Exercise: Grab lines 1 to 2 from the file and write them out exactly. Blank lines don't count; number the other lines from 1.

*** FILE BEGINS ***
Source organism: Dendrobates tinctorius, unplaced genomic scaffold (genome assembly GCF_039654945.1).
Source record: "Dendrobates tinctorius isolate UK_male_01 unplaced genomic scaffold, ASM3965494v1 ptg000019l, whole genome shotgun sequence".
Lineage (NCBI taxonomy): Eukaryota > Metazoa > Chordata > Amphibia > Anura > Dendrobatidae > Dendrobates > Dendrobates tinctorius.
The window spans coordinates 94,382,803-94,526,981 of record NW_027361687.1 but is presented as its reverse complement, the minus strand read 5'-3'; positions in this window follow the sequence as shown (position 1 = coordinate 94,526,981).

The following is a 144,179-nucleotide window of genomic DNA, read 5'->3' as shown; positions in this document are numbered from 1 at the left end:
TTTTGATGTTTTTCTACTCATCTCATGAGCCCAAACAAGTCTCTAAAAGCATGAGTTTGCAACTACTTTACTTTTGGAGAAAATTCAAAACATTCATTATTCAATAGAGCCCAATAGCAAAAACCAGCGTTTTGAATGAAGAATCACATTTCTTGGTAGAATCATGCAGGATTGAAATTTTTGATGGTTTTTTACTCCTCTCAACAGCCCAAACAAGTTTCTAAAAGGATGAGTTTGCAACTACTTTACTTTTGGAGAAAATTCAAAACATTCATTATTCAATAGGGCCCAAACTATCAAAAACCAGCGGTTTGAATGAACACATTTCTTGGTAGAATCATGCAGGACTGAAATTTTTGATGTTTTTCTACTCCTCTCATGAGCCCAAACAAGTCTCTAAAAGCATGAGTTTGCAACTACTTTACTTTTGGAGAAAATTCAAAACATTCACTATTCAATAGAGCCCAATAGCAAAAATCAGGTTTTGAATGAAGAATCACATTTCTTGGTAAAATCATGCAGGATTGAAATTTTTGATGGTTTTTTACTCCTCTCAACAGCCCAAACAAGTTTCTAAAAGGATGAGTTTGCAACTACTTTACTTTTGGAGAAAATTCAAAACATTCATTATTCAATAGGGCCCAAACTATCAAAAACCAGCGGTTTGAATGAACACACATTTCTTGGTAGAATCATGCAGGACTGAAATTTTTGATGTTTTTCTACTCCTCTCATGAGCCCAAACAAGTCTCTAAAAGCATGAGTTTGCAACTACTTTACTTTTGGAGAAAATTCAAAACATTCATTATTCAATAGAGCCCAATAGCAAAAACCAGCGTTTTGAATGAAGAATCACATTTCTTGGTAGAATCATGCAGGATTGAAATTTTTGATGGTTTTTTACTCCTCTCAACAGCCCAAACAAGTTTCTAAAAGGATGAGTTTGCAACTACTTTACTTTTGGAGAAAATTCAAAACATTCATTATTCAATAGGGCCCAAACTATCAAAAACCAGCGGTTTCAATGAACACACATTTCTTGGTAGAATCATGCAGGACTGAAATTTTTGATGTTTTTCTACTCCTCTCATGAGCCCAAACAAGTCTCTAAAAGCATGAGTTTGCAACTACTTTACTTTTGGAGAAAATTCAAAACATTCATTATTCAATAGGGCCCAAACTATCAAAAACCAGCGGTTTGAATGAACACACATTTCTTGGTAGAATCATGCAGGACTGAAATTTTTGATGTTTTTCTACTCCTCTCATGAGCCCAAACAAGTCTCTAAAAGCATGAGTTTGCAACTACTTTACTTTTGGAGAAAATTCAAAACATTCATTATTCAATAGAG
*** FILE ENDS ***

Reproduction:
Source organism: Dendrobates tinctorius, unplaced genomic scaffold (genome assembly GCF_039654945.1).
Source record: "Dendrobates tinctorius isolate UK_male_01 unplaced genomic scaffold, ASM3965494v1 ptg000019l, whole genome shotgun sequence".